biscuits for supper. Peggy was being educated to do these things
properly, and she knew exactly how many times the tin scoop must fill
itself in the barrel for the ordinary needs of the family. Miss Roberta
stood, her eyes contemplatively raised to the narrow window, through
which she could see a flush of sunset mingling itself with the outer
air; and Peggy scooped once, twice, thrice, four times; then she
stopped, and, raising her head, there came into the far-away gloom of
her eyes a quick sparkle like a flash of black lightning. She made
another and entirely supplementary scoop, and then she stopped, and let
the tin utensil fall into the barrel with a gentle thud.

"That will do," said Miss Roberta.

That night, when she should have been in her bed, Peggy sat alone by the
hearth in Aunt Judy's cabin, baking a cake. It was a peculiar cake, for
she could get no sugar for it, but she had supplied this deficiency with
molasses. It was made of Miss Roberta's finest white flour, and eggs there
were in it and butter, and it contained, besides, three raisins, an olive,
and a prune. When the outside of the cake had been sufficiently baked, and
every portion of it had been scrupulously eaten, the good little Peggy
murmured to herself: "It's pow'ful comfortin' for Miss Rob to have sumfin'
on her min'."


About a week after Mr Lawrence Croft had had his conversation with Miss
March on the stile steps at Midbranch, he was obliged to return to his
home in New York. He was not a man of business, but he had business;
and, besides this, he considered if he continued much longer to reside
in the utterly attractionless cottage at the Green Sulphur Springs, and
rode over every day to the very attractive house at Midbranch, that the
points mentioned in the previous chapter might get themselves reversed.
He was a man who was proud of being, under all circumstances, frank and
honest with himself. He did not wish, if it could be avoided, to deceive
other people, but he was prudent and careful about exhibiting his
motives and intended course of action to his associates. Himself,
however, he took into his strictest confidence. He was fond of the idea
that he went into the battle of life covered and protected by a great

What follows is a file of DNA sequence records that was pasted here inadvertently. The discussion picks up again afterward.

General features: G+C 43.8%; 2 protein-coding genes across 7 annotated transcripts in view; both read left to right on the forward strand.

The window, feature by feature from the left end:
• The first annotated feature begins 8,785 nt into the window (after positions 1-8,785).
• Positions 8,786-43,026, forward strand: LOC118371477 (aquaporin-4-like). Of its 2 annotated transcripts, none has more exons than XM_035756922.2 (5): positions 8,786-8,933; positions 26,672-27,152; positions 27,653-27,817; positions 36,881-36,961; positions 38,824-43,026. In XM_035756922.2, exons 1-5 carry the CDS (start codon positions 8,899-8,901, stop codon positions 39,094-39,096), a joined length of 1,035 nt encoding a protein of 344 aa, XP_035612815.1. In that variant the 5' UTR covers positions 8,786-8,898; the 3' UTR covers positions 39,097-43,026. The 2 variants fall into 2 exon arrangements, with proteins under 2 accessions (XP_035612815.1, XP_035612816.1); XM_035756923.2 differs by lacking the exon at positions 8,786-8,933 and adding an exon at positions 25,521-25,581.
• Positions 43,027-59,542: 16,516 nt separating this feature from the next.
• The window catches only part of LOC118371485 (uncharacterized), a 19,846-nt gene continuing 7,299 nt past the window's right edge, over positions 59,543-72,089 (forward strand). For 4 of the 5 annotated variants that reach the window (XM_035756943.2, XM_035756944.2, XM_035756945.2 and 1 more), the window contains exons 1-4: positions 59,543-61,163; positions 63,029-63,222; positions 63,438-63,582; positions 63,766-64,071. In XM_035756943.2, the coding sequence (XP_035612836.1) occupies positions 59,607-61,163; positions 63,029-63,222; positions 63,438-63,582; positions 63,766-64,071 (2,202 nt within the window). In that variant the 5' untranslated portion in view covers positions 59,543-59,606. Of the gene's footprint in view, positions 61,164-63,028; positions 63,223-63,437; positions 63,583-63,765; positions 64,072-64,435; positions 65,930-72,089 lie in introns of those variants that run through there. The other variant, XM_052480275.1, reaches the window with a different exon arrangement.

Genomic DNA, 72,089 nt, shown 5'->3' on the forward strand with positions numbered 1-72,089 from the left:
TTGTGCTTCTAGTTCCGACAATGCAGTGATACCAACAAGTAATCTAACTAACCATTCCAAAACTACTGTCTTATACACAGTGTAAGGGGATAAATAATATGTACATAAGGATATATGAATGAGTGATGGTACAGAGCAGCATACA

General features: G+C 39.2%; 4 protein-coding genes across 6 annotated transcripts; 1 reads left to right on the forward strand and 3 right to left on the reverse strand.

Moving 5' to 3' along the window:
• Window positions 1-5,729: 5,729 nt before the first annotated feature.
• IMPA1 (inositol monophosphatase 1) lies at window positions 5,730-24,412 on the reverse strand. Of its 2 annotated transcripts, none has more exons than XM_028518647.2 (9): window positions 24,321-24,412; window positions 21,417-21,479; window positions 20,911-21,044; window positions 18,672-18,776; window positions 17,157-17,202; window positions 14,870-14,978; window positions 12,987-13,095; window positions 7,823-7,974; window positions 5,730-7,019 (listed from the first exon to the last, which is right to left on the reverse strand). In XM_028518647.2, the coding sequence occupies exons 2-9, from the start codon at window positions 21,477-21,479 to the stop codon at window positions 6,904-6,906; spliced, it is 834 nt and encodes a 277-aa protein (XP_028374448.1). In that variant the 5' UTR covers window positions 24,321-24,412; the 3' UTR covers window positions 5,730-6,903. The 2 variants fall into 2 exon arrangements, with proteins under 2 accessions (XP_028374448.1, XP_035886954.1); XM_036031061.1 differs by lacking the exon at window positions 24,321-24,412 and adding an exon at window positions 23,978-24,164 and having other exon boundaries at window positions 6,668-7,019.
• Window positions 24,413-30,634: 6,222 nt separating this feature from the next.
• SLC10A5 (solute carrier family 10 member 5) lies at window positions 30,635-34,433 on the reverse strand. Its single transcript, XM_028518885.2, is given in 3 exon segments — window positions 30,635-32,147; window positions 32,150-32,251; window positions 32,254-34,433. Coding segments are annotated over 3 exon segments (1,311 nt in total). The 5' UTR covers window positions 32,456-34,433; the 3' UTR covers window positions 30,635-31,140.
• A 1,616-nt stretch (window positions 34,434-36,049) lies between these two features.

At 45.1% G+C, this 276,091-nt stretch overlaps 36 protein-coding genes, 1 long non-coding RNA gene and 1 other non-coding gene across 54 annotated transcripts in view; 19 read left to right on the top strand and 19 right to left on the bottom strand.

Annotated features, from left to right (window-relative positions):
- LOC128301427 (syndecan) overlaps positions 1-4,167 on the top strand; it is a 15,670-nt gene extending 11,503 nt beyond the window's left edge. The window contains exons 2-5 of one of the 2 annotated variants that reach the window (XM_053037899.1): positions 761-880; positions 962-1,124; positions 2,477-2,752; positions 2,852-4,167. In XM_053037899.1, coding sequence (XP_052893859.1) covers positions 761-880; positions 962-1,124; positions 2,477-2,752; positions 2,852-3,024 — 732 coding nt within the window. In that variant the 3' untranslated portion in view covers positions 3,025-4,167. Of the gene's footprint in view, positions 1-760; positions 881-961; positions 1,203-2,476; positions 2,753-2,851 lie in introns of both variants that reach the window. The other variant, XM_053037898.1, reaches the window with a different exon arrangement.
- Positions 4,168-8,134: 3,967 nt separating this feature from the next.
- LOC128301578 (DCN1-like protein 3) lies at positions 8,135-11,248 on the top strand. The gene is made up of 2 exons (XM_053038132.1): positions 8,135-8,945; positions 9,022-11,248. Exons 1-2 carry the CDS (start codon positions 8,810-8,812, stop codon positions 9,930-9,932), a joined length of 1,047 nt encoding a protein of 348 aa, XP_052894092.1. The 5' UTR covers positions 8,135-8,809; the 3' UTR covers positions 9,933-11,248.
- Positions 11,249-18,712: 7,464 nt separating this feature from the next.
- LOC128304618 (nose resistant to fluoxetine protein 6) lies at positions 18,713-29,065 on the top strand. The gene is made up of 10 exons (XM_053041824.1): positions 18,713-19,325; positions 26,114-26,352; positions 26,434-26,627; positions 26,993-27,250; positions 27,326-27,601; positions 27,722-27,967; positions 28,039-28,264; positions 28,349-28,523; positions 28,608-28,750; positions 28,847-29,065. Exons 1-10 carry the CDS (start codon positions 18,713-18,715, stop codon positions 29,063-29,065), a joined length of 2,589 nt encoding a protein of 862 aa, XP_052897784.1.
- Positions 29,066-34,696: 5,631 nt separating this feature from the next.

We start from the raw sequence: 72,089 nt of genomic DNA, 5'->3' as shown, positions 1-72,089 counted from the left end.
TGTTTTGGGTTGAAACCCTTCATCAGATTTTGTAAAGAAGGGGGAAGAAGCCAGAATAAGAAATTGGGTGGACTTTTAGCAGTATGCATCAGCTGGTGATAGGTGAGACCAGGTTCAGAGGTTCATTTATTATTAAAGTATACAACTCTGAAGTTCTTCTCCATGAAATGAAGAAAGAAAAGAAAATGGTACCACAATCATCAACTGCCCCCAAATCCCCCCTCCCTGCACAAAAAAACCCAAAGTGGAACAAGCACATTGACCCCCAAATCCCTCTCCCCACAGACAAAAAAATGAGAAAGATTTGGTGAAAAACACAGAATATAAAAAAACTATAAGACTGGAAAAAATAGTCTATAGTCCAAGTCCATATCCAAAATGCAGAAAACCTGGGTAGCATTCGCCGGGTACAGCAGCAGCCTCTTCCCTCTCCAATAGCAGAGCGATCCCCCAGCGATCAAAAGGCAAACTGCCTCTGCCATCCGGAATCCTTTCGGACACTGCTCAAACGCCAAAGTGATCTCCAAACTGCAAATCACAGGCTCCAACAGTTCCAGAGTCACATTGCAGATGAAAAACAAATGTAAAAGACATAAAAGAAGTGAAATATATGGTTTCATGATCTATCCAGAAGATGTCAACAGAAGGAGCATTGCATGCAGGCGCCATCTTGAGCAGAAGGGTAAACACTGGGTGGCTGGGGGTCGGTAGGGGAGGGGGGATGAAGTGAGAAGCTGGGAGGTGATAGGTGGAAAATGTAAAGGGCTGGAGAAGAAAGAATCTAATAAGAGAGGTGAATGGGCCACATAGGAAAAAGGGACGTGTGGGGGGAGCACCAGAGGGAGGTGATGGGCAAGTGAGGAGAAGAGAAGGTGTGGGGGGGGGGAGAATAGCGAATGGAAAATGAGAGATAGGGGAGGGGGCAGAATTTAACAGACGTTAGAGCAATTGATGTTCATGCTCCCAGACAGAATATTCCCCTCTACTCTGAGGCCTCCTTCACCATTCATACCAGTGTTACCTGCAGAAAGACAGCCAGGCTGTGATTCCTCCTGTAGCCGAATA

shield, but that the inside of the shield was a mirror in which he could
always see himself. Looking into this mirror, he now saw that, if he did
not soon get away from Miss Roberta, he would lay down his shield and
surrender, and it was his intent that this should not happen until he
wished it to happen.

It was very natural when Lawrence reached New York, that he should take
pleasure in talking about Miss Roberta March and her family with any one
who knew them. He was particularly anxious, if he could do so delicately
and without exciting any suspicion of his object, to know as much as
possible about Sylvester March, the lady's father. In doing this, he did
not feel that he was prying into the affairs of others, but he could not
be true to himself unless he looked well in advance before he made the
step on which his mind was set. It was in this way that he happened to
learn that about two years before, Miss March had been engaged to be
married, but that the engagement had been broken off for reasons not
known to his informants, and he could find out nothing about the
gentleman, except that his name was Junius Keswick.

The fact that the lady had had a lover, put her in a new light before
Lawrence Croft. He had had an idea, suggested by the very friendly
nature of their intercourse, that she was a woman whose mind did not run
out to love or marriage, but now that he knew that she was susceptible
of being wooed and won, because these things had actually happened to
her, he was very glad that he had come away from Midbranch.

The impression soon became very strong upon the mind of Lawrence that he
would like to know what kind of man was this former lover. He had known
Miss March about a year, and at the time of his first acquaintaince with
her, she must have come very fresh from this engagement. To study the
man to whom Roberta March had been willing to engage herself, was, to
Lawrence's mode of thinking, if not a prerequisite procedure in his
contemplated course of action, at least a very desirable one.

But he was rather surprised to find that no one knew much about Mr
Junius Keswick, or could give him any account of his present
whereabouts, although he had been, at the time when his engagement was
in force, a resident of New York. To consult a directory was, therefore,
an obvious first step in the affair; and, with this intent, Mr Croft
entered, one morning, an apothecary's shop in a street which, though a
busy one, was in a rather out-of-the-way part of the city.

"We haven't any directory, sir," said the clerk, "but if you will step
across the street you can find one at that little shop with the green
door. Everybody goes there to look at the directory."